The improvements in the livelihoods of the land reform projects’ beneficiaries are quite limited.
Photo: Adetola Okunlola


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Following the end of apartheid, South Africa’s government set itself ambitious goals with a planned land reform. However, there have since been barely any changes in the country’s agricultural structure, and the positive impacts that were hoped for on rural livelihoods have hardly materialised. A critical assessment of 22 years of land reform policies.

Land grabbing over nearly 350 years of South African history saw the loss of key productive resources by indigenous populations and erosion of their rights to land and natural resources. Women’s land rights were severely undermined, especially in areas where land was held and governed within systems informed by custom. Social differences and inequalities based on a complex articulation of race, gender and class identities underpinned the unequal distribution of land and insecure rights to land. Post-apartheid land policies were intended to eliminate these structural inequalities. But in 22 years, land reform has barely altered the agrarian structure of South Africa, and has had only minor impacts on rural livelihoods. Around eight per cent of farmland has been transferred through restitution and redistribution, and 20,000 settled restitution claims have not been implemented. Why have the results of land reform been so poor?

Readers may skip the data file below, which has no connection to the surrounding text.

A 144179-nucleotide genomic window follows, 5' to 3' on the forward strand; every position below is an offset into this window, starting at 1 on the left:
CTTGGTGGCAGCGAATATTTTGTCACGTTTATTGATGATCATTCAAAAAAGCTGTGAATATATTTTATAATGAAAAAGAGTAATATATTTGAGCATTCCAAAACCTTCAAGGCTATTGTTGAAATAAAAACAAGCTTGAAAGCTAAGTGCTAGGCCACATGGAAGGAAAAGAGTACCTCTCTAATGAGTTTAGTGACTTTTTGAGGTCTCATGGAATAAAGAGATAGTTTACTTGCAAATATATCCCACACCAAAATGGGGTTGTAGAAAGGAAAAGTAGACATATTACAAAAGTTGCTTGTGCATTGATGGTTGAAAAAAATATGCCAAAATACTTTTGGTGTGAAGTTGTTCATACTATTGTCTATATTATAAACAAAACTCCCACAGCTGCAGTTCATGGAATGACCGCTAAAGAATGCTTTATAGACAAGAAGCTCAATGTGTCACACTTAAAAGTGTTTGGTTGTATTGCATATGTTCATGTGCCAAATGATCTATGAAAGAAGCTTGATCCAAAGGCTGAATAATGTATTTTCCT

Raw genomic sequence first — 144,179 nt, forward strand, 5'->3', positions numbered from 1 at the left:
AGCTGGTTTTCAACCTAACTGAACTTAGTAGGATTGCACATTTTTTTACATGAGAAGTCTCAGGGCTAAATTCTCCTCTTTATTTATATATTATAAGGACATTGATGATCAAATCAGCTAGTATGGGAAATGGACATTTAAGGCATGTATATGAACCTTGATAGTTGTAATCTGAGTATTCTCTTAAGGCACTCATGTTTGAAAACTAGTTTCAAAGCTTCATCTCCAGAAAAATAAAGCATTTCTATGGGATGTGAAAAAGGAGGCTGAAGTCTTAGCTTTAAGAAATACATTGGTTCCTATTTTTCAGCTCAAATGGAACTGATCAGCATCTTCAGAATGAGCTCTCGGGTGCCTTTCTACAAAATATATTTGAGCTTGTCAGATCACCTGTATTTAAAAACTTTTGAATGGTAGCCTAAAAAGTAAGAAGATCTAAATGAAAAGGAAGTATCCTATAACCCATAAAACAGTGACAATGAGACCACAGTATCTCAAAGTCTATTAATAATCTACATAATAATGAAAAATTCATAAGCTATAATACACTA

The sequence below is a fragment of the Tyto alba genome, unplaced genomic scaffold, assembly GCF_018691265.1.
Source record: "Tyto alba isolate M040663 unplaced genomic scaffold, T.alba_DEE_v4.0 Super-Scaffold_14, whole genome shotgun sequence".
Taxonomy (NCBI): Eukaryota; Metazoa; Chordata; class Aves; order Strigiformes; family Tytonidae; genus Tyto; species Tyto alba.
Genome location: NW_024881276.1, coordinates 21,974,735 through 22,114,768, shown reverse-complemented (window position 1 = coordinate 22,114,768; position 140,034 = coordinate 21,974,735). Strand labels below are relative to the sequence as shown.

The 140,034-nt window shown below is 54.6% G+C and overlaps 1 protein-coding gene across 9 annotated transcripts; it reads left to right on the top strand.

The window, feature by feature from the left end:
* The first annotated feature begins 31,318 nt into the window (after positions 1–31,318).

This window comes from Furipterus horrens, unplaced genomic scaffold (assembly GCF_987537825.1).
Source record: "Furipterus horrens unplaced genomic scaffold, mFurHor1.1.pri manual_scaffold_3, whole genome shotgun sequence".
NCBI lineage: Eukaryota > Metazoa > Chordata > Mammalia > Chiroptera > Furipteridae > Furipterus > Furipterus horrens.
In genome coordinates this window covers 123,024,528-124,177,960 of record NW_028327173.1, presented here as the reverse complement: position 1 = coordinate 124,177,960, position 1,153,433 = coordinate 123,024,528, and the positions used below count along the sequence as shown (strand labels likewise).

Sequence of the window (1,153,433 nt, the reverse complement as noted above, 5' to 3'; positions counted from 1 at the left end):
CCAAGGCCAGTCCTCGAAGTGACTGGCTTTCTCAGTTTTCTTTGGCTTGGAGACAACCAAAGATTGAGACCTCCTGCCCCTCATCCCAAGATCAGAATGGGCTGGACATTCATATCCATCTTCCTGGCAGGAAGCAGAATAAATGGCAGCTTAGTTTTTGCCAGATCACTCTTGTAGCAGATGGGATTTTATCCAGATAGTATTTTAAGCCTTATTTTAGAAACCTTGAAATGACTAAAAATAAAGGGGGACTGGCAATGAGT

Post-apartheid governments and their land reform policies

Phase I: Focus on poverty reduction. The first post-apartheid Government’s early vision of land reform emphasised multiple objectives: addressing dispossession and injustice; creating a more equitable distribution of land; reducing poverty and assisting economic growth; providing security of tenure; establishing sound land administration; and contributing to national reconciliation.

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